The Reactivity of Purine and its derivatives at Xanthine Oxidase active site

Enzymes that possess molybdenum in their active sites catalyze biological processes that are essential to the organism for survival. One of the most studied of the molybdenum-containing enzymes is xanthine oxidoreductase. Xanthine oxidoreductase catalyzes the purine degradation, taking hypoxanthine to xanthine and then xanthine to uric acid at the C2 and C8 positions of the molecule, respectively. The activities and rates of reactions determined using the substrates revealed that hypoxanthine was by far the most reactive and the substrates with –CH3 group such as 6-Methyl purine were shown to be less reactive for XOR enzymes. The reactivity of xanthine oxidoreductase enzyme with a range of substrates could be described using steady state enzyme kinetic constant, Michaelis constant (km). The Mulliken atomic charges on the locus of interaction sites were computed to characterize the electrophilicity of the interaction sites of the respective substrates. In addition to the Mulliken atomic charges, the constituent chemical fragments were performed using AOMix software program. Purine is considered as the least electrophile (ï?qc = 0.009193) of all purine derivatives and hypoxanthine keto is considered as the most electrophile (ï?qc = 0.161378) of all purine derivatives. This indicates that hypoxanthine keto can undergo the fastest rate of reaction with the active site at its C2 position whereas purine could undergo the slowest rate of reaction with the active site at its C6 position. Finally, we clearly show that % contribution for Cs-HOMO (for Pu-C6) is the highest in comparing to the other two interaction sites of Pu-C2 and Pu-C8. The value of Km reflects a good agreement with the Mulliken atomic charges of the optimized structures of the free substrates in an increasing order of their electrophilicity (purine = 0.009193, Xanthine = 0.152253 and Hypoxanthine = 0.161378).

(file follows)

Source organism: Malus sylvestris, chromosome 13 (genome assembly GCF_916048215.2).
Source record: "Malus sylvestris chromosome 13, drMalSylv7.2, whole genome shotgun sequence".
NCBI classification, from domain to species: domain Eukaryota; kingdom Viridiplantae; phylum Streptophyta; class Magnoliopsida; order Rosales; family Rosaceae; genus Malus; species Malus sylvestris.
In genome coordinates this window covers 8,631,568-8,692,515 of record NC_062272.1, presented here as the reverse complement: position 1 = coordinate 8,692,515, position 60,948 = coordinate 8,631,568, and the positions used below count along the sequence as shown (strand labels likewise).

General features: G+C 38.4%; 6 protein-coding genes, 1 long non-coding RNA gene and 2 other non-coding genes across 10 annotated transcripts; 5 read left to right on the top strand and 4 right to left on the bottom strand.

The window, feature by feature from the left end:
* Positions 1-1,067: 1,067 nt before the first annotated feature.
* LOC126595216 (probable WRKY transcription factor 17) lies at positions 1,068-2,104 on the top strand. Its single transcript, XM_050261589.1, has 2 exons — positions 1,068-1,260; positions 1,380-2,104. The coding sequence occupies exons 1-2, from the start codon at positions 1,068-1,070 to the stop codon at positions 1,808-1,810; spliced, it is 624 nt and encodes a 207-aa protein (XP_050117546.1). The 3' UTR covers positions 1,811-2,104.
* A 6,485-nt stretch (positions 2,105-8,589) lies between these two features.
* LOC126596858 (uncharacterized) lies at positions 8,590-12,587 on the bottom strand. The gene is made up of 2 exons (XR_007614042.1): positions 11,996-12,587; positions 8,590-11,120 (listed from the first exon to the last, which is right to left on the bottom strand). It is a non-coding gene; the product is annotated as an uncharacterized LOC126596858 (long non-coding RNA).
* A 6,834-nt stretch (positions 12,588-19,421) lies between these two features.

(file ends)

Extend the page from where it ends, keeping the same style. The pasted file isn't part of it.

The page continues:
Temesgen Nurlign Chekol

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